The quiet revolution - How strategic partnerships and alliances are reshaping the higher education system
The results of PA's fourth annual survey1 of leaders of Higher Education (HE) institutions in the UK show that in comparison to recent years, the past year has been a period of relative stability for universities and other HE providers. The future funding and fees regime and the approach to managing student numbers are now largely settled, at least for the short term, and past fears of institutional failures and collapsing student demand have not materialised.
However, this short term calm has not allayed longer term uncertainties around student demand, Government policies and market competition. Our survey explores how these uncertainties are viewed by institutional leaders, and how they are responding to them. Among the findings from the survey are sector leaders’ views on:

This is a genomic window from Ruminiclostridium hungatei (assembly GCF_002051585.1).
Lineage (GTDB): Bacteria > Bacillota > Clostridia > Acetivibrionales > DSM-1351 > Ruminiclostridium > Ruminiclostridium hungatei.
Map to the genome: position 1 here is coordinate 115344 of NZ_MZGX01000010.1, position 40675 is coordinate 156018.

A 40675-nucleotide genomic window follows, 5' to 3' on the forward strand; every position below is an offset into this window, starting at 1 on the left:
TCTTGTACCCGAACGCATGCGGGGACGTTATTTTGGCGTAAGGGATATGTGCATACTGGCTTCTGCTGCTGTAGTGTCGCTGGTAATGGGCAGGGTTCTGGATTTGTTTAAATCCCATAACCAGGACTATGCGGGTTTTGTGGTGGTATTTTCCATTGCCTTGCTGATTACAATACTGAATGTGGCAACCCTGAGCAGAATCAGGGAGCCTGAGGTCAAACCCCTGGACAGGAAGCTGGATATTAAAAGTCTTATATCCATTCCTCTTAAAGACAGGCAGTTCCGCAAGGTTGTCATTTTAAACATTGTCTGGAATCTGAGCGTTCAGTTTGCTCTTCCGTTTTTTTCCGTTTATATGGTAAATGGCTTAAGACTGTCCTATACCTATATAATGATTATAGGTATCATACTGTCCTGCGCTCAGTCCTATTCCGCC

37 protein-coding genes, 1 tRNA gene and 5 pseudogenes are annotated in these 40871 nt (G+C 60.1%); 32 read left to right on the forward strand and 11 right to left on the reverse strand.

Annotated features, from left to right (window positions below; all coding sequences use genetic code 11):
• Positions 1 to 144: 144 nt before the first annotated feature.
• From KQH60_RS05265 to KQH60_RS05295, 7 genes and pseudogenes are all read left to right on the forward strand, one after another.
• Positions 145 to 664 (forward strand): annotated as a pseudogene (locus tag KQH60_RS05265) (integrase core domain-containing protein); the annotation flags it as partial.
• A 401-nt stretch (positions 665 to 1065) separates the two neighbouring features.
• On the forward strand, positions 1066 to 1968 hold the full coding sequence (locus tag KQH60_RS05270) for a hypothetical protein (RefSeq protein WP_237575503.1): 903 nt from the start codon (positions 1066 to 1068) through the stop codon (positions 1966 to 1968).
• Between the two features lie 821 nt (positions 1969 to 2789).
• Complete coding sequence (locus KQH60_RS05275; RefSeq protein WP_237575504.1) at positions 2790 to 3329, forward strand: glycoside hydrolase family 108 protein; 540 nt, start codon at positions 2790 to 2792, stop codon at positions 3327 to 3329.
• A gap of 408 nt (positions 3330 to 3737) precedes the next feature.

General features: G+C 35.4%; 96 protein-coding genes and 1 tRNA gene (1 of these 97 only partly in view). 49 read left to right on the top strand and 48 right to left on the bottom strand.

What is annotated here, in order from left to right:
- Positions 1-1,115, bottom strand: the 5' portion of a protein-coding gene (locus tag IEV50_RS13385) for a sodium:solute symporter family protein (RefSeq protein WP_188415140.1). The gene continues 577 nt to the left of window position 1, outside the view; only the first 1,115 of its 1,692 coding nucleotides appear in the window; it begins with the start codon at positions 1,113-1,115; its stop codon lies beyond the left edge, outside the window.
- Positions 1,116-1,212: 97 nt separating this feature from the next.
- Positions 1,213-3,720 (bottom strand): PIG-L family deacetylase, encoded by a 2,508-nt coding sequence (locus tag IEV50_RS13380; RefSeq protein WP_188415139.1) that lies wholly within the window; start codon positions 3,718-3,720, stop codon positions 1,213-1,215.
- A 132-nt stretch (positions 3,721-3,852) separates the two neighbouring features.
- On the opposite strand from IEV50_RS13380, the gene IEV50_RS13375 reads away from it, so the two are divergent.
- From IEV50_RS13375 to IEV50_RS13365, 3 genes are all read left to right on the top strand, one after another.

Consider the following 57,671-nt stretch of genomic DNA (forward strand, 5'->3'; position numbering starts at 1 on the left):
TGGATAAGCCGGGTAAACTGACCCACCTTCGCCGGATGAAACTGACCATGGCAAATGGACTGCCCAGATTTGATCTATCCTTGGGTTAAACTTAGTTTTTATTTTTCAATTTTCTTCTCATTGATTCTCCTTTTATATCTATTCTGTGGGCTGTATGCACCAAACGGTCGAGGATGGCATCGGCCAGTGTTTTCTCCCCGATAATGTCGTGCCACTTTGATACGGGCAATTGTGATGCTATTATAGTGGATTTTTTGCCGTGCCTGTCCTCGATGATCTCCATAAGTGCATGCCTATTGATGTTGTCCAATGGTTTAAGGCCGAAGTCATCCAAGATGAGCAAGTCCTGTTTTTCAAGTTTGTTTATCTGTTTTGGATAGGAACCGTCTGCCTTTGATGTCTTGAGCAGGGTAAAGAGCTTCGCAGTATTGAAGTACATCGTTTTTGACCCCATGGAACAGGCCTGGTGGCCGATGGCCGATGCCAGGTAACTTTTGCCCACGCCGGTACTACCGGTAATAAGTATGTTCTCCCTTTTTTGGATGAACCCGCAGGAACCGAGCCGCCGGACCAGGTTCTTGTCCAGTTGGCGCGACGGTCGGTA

A polarised two-tier system - the great majority of HE leaders expect to see the emergence of a divided system, with a small elite group of strong research universities and a long tail of providers competing in low-cost, no frills teaching services, with a difficult outlook for those institutions in the ‘squeezed middle’
Unintended consequences of government policies - while some institutions still expect traditional degree programmes to sustain their future growth plans, the majority believe that Government policies are forcing them to look outside public teaching and research for business growth and to find new partners to help them do this.
A quiet revolution…
Overall, we believe there is a quiet revolution happening below the radar of the UK HE system. Structures for delivering teaching, research and related services are being reshaped through a variety of business partnerships and alliances, blurring the boundaries between public and private, domestic and global provision
To request a copy of the survey or to discuss the findings as they might affect your institution please, contact us now.
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1 We surveyed around 300 sector leaders and received 95 responses, covering nearly 90 providers and all parts of the UK. The responses reflected a good cross section of institutional types and sizes.